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What should be done when the President, through either injury or other incapacitation, is unable to carry out his constitutional mandate?
Just how should presidential disability be defined, and who should determine when the President is incapacitated?
The old adage that anyone can grow up to be President of the United States -- no matter what ethnic, religious or social background -- is actually true only to a limited extent. In fact, not everyone can be President; only those who meet the qualifications of the office are eligible to serve. What are those qualifications?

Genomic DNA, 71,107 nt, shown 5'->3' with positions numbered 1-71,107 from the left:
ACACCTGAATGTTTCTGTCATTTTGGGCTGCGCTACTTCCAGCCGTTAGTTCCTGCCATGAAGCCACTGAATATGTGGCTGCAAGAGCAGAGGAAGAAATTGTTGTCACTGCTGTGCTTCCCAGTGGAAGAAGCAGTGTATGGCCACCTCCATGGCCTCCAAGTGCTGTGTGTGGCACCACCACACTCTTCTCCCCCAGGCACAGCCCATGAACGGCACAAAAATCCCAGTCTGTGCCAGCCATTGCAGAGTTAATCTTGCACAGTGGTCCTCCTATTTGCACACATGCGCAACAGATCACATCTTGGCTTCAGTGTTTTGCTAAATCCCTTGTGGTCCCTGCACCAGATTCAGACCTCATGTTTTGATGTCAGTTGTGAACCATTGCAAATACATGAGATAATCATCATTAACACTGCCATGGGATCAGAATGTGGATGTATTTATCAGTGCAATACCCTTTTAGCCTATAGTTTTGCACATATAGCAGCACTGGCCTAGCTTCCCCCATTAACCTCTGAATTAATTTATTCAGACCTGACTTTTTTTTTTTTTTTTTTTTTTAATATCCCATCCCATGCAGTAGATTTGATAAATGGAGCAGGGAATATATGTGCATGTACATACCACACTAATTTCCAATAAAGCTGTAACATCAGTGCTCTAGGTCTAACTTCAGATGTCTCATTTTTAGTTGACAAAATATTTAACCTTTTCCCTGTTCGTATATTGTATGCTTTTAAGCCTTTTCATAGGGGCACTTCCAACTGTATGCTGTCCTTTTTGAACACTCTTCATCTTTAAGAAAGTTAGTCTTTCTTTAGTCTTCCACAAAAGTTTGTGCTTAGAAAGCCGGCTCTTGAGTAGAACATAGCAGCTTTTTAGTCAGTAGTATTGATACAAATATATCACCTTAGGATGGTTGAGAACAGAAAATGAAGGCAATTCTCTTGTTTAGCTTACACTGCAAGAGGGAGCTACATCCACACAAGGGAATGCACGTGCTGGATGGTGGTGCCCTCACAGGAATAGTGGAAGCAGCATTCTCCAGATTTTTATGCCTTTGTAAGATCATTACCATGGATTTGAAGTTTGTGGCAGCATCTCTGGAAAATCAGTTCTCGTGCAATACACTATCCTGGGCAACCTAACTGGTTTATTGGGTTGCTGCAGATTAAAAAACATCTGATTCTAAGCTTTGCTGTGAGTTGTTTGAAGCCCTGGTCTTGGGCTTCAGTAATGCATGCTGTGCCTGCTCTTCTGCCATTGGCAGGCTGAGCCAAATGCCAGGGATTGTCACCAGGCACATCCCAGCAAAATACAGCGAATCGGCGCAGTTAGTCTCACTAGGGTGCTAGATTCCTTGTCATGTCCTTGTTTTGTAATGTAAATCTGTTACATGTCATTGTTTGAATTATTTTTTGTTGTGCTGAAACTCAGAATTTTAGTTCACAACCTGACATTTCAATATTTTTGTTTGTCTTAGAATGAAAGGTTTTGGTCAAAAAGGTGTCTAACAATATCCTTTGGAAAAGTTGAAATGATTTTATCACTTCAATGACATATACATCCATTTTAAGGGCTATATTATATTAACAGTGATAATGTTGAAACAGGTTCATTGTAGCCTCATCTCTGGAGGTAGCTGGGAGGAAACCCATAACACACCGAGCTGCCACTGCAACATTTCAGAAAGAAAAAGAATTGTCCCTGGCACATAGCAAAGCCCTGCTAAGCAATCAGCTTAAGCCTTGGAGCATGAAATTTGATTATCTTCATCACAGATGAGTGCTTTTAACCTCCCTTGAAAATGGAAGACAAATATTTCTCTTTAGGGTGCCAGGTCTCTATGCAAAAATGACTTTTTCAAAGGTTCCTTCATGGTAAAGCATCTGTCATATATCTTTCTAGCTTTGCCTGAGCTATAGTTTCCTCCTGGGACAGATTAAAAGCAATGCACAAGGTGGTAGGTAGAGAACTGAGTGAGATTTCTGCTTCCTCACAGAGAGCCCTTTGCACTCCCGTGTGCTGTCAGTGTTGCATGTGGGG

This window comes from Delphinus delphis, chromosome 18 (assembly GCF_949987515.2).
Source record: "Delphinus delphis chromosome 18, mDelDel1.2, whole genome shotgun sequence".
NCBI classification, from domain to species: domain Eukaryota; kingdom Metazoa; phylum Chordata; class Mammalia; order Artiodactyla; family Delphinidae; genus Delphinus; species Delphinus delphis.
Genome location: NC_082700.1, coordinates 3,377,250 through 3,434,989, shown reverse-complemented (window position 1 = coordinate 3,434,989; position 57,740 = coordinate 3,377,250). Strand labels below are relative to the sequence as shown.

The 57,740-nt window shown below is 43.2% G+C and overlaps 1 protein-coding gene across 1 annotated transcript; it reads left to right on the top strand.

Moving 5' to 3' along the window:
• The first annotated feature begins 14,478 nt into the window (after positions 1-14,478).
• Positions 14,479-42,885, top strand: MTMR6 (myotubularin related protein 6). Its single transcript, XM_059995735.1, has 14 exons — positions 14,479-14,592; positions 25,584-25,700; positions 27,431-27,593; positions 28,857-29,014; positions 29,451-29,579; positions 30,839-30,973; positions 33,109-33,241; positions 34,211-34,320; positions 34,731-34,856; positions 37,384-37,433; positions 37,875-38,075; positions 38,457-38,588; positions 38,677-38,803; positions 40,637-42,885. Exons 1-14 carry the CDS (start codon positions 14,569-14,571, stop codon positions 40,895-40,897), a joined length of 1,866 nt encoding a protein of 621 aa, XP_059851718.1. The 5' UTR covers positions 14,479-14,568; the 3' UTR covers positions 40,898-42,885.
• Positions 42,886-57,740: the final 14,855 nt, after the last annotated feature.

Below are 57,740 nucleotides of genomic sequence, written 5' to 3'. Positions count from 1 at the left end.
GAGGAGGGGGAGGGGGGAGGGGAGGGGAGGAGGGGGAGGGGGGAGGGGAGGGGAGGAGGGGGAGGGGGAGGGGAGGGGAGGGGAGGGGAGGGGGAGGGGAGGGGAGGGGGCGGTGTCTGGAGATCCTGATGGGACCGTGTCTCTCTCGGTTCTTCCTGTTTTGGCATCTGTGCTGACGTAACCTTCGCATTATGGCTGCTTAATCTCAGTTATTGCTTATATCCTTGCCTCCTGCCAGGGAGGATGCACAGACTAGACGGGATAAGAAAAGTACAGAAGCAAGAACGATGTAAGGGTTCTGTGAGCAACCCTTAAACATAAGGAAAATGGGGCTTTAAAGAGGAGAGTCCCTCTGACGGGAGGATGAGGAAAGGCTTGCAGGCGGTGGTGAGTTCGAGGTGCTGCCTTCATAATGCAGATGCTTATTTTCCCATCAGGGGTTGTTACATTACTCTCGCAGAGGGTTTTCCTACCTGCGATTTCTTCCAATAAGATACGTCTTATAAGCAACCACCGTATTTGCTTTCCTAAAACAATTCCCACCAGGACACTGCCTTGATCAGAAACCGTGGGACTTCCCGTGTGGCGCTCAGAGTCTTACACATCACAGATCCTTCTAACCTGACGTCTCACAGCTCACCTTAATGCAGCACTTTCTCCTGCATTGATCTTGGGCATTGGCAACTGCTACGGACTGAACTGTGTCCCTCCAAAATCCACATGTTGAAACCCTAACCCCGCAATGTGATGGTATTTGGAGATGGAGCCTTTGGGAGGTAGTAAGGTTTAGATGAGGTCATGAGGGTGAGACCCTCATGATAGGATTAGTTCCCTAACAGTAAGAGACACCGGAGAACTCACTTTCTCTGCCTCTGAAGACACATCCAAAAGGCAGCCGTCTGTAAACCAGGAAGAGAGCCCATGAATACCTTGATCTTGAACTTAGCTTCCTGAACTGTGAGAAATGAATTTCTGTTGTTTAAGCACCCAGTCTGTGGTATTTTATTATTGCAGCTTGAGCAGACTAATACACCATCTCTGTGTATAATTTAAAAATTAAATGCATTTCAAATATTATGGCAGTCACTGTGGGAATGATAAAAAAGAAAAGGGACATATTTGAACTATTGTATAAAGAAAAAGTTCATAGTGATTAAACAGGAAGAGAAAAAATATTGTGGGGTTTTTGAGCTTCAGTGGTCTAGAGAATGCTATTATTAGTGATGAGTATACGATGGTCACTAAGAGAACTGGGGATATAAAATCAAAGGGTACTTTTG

The youngest president was John F. Kennedy. He was 42 years old when he was elected. President Ronald Reagan was the oldest president. He was 77 years old when he left office.
Decide on a name and identity as a letter writer. Decide where the letter writer lives and what problems worry this person. Write a letter to the President, dated 1800, telling him what your problems are and questioning him about how his programs will affect you, your family, and your region. Discuss the new government, focusing on how you think that process would affect you.
Edit and proofread your letter. Make corrections and finalize your letter.
Choose a friend to pose as the President and ask him or her to respond to your letter. Ask your friend to tell you how he or she feels about your problems. Have your friend explain what he or she plans to do as President. Make sure when, why, and how are included.